In April 2014, the USS Donald Cook, another Arleigh Burke-class vessel, was rendered dead in the water while Russian planes simulated attacks over again. This is retailed in western media as Russian SU-24s “buzzing” a ship whose compliment could have retaliated if they wanted to. A year later, the Donald “Duck”, as it has become known, was “buzzed” again in the Baltic Sea: “Russian jets made 20 passes of the American ship and flew within 1,000 yards at an altitude of just 100 feet.” Meanwhile a Russian helicopter casually circled the vessel taking photographs.

In June 2015 the US Navy had to deny reports that yet another Arleigh Burke-class vessel, the USS Porter, had been “chased off” by Russian fighters in the Black Sea:

A U.S. guided missile destroyer was buzzed by four Russian military aircraft last week – with one coming as close 200 yards – in incidents the Navy has deemed, “unsafe and unprofessional,” a U.S. European Command spokesman told USNI News on Tuesday.

Three incidents in which Russian aircraft made low passes occurred on Feb. 10 while USS Porter (DDG-78) was operating in international waters in the Black Sea, Capt. Danny Hernandez told USNI News.


The evidence might well be accumulating to suggest that the Russians have a technology which makes the highest-tech of the US Navy obsolete at the drop of a hat. Indeed, the chatter is that the crew of the Donald Duck were so dispirited by their initial experience that they tendered their resignations upon arriving back at port. And of course, it was the USS Porter that fired some of those cruise missiles into Syria after the Khan Shaykhun false flag. Its accomplice that night was the USS Ross, another Arleigh Burke-class vessel. Famously, only a few handful of these missiles reached their destination – the chatter says that the strike was interfered with by advanced Russian jamming technology, and FBEL reported at the time that it represented a major defeat for the US government.

The phenomenon of a Russian super-weapon has been roundly laughed-at in the perception-shaping media of the West. Instead, the possibility of “hacking” has been floated. This way the two container collisions might be pinned on a form of warfare, a cyber attack, further down the line, and it might be useful in terms of propaganda for building public consent for conflict (on the other hand, if a foreign power is able to create a field in international waters whereby a US ship is disabled if it happens to wander into it, then defining this as an act of aggression might be a stretch). Additionally, a cyber attack is safe to talk about in the public arena otherwise a BBC-mind-controlled population might be demoralised by news that the Russians can disable the mightiest military machine on the planet with flick of a switch – especially after all the demonization of the “evil Putin”. The victors write history, and in the 20th and 21st centuries a playbook has emerged whereby the “Hitler” character is always on the losing side. But perhaps not this time. Arguably the London/Washington Empire has at last run up against an opponent that has severely reduced its options. And Afghanistan is the easiest of those remaining?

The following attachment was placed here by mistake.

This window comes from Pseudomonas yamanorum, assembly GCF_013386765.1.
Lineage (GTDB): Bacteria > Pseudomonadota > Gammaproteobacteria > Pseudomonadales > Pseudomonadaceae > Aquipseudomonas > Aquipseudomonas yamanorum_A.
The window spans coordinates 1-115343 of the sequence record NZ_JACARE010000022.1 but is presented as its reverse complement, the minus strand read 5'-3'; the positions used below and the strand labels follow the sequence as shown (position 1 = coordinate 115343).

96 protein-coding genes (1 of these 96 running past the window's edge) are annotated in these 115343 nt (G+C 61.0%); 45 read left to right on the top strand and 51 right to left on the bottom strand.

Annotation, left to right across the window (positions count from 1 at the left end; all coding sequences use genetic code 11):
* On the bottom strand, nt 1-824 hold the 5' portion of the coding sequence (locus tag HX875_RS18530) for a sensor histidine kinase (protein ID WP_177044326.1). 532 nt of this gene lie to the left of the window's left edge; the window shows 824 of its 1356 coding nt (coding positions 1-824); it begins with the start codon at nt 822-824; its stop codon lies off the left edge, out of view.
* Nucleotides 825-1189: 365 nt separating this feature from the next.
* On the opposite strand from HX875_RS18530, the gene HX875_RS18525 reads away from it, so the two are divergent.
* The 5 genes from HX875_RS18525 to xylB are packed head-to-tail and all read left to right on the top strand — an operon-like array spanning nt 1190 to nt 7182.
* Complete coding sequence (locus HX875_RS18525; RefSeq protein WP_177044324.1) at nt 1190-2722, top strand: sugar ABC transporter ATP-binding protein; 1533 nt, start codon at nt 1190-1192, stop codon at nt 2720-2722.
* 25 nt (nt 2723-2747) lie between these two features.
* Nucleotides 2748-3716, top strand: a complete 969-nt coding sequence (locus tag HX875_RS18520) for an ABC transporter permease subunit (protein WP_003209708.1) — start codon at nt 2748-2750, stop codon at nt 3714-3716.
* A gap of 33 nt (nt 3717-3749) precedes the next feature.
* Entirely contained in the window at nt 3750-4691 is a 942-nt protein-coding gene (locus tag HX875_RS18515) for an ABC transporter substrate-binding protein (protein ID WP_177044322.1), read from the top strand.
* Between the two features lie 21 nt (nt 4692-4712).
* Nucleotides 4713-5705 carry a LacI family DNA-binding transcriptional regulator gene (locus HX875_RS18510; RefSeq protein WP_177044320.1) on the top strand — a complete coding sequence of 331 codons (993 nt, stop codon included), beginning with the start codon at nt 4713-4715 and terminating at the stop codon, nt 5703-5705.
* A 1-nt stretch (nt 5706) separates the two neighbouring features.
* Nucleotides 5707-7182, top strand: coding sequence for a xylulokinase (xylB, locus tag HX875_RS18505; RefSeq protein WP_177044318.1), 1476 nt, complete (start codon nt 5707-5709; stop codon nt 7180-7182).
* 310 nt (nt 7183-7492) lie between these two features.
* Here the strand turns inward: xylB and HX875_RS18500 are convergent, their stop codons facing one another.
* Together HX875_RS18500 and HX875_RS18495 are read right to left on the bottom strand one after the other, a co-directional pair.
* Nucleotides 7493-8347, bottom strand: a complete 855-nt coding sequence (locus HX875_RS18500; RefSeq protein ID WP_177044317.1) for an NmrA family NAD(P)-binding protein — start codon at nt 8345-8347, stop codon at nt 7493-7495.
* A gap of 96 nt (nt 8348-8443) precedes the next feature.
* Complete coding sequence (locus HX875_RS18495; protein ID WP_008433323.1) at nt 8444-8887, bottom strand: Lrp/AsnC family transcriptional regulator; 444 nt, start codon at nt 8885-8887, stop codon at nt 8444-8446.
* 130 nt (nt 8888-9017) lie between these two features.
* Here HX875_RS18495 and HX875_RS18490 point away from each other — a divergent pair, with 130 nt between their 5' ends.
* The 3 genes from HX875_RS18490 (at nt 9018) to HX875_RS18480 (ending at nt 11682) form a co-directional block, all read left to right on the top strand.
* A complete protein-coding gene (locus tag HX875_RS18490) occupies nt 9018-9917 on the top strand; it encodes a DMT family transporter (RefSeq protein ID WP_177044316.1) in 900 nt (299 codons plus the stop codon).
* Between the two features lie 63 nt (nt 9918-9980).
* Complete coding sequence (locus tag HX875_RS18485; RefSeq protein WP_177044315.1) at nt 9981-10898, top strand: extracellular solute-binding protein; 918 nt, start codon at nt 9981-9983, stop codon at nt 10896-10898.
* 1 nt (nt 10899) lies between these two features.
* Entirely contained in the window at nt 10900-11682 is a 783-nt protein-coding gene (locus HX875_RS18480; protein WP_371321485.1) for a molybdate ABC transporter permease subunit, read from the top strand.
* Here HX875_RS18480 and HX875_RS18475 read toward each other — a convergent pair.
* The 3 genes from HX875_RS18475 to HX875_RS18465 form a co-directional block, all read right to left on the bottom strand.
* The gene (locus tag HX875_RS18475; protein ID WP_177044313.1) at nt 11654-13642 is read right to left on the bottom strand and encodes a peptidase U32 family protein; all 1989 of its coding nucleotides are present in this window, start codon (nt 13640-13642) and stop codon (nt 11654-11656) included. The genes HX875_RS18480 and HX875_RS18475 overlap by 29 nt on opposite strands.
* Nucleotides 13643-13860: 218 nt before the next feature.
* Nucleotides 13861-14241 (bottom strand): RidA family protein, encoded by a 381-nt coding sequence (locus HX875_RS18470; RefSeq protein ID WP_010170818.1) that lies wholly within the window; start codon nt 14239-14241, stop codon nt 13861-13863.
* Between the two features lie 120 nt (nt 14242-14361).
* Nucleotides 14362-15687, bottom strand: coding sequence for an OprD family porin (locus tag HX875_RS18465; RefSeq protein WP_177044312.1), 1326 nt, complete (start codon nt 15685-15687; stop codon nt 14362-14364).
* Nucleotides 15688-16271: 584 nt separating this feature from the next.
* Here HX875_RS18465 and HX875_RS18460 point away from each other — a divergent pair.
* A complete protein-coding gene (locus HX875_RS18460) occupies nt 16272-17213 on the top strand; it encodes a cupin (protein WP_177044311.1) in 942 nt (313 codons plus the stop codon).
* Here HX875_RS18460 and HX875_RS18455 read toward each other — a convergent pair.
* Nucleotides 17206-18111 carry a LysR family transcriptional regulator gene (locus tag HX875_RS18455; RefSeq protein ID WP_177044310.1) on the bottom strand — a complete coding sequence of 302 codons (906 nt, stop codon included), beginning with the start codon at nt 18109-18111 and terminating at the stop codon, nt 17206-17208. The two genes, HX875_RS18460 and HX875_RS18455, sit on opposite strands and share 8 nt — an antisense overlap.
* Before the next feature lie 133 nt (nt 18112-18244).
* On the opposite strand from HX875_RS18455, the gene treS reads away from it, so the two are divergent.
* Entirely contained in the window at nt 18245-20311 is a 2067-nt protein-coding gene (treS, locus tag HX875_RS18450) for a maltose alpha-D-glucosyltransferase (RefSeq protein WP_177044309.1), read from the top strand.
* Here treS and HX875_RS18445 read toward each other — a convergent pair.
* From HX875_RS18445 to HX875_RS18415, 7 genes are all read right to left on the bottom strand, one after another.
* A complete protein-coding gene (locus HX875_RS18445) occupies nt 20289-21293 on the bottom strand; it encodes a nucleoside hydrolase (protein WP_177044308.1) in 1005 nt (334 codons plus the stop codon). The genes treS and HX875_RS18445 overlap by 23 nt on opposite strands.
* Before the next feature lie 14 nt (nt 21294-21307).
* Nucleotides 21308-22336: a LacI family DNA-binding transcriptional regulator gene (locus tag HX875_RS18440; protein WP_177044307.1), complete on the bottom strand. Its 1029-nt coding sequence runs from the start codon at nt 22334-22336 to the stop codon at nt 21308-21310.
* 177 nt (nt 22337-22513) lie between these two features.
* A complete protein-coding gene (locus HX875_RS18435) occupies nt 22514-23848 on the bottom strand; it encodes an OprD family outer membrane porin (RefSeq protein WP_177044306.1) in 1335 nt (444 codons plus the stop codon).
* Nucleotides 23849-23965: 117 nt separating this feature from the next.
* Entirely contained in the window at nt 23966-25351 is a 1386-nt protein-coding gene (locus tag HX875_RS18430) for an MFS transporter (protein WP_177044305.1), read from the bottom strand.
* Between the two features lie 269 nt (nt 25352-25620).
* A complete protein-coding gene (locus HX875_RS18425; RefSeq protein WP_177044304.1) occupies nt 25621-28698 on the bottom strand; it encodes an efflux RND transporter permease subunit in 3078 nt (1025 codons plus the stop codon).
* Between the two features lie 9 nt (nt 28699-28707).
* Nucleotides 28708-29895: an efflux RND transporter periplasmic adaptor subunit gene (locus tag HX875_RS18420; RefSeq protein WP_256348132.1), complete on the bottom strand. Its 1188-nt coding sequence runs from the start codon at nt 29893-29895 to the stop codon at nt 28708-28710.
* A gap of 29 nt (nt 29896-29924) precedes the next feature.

Not really.  It has already been mentioned that the corporate-media won’t be able to sell more war in Afghanistan like they might have been able to in Syria or North Korea – and this means not being able to sell it to the US military forces who essentially voted for Trump on a non-interventionist ticket. Polls show that a majority of career-oriented service personnel voted for Trump – and therefore for a promise of an end to foreign entanglement. These people are now potentially going to be on the rough end of Trump’s betrayal. If this turns out to be particularly nasty – and indeed the Taleban have promised to make Afghanistan live up to its reputation of being the graveyard of Empires – then who knows what sort of resentment is going to emerge or how it is going to manifest itself. One of these days it is going to occur to the peace-minded elements of the US military that the only way that they can stop the never-ending war, and the unnecessary risk to their life and limb, is to arrest the entire power structure from the generals upwards. Of course, a full scale revolt is hardly on the cards, but perhaps a Vietnam-style demoralisation and malaise is entirely possible (here is a good reason for using mercenaries in Afghanistan, as has been talked of, but then this brings its own problems like a lack of accountability and public reaction and political consequences). Even the “easiest” option is far from a guaranteed win for the London/Washington cabal; any quagmire will lead to further, potentially lethal complications. The cabal must be desperate. No wonder North Korea has, like the Taleban, started talking about the demise of the Empire.